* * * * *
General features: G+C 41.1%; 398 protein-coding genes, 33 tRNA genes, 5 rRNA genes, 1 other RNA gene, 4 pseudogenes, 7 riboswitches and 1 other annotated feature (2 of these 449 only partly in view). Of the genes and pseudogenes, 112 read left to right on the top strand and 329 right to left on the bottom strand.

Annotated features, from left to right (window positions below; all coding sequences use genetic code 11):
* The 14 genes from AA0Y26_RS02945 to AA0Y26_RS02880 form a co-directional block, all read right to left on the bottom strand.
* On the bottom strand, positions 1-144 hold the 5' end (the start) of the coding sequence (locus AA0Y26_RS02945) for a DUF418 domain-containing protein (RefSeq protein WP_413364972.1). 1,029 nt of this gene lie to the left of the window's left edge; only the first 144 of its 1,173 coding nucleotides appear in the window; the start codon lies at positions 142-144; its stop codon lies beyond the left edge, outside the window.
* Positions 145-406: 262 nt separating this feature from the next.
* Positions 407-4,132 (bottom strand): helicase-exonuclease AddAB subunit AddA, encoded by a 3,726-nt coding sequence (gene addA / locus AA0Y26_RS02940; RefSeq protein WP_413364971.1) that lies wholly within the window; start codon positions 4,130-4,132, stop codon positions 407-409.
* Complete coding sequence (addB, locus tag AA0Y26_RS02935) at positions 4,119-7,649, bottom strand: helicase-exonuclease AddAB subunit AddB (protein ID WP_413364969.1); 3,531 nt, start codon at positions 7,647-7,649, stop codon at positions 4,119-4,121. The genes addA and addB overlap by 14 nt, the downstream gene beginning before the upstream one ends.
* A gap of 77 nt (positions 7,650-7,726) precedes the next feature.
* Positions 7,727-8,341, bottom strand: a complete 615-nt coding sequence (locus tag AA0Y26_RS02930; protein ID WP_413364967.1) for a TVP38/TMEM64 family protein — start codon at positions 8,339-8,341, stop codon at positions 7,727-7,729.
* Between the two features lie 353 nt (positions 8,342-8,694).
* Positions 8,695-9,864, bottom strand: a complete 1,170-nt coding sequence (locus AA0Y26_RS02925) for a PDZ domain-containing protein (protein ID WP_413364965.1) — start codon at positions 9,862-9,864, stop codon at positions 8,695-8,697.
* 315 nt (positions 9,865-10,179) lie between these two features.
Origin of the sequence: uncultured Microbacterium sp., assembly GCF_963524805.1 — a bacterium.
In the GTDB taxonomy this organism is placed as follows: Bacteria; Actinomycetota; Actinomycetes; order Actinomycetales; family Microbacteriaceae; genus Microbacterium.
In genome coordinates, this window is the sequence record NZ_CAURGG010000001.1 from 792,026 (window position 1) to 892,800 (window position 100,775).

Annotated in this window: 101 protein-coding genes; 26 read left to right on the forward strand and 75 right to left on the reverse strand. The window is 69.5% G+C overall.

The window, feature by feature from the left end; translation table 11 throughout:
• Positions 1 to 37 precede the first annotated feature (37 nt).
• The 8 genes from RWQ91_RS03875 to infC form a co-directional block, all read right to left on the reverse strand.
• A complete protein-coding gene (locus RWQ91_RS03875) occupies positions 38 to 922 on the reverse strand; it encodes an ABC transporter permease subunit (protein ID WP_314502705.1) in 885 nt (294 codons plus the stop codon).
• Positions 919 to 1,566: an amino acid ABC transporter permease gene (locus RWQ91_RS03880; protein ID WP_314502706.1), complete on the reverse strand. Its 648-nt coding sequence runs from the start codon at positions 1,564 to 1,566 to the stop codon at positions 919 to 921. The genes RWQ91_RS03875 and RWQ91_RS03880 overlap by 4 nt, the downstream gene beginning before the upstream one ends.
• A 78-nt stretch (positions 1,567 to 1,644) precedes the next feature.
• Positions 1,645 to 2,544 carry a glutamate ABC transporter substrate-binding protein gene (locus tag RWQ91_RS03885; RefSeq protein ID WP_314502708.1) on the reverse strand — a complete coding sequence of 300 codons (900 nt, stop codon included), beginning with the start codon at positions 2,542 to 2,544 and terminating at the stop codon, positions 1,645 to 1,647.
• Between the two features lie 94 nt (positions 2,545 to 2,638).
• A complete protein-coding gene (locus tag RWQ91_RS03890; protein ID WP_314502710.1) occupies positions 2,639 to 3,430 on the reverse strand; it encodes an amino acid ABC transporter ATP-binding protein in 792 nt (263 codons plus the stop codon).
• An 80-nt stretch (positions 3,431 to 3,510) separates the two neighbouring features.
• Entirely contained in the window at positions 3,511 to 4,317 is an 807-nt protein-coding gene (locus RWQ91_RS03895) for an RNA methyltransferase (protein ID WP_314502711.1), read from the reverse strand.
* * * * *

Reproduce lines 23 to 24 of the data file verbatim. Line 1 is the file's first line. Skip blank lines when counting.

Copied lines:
• Positions 1,645 to 2,544 carry a glutamate ABC transporter substrate-binding protein gene (locus tag RWQ91_RS03885; RefSeq protein ID WP_314502708.1) on the reverse strand — a complete coding sequence of 300 codons (900 nt, stop codon included), beginning with the start codon at positions 2,542 to 2,544 and terminating at the stop codon, positions 1,645 to 1,647.
• Between the two features lie 94 nt (positions 2,545 to 2,638).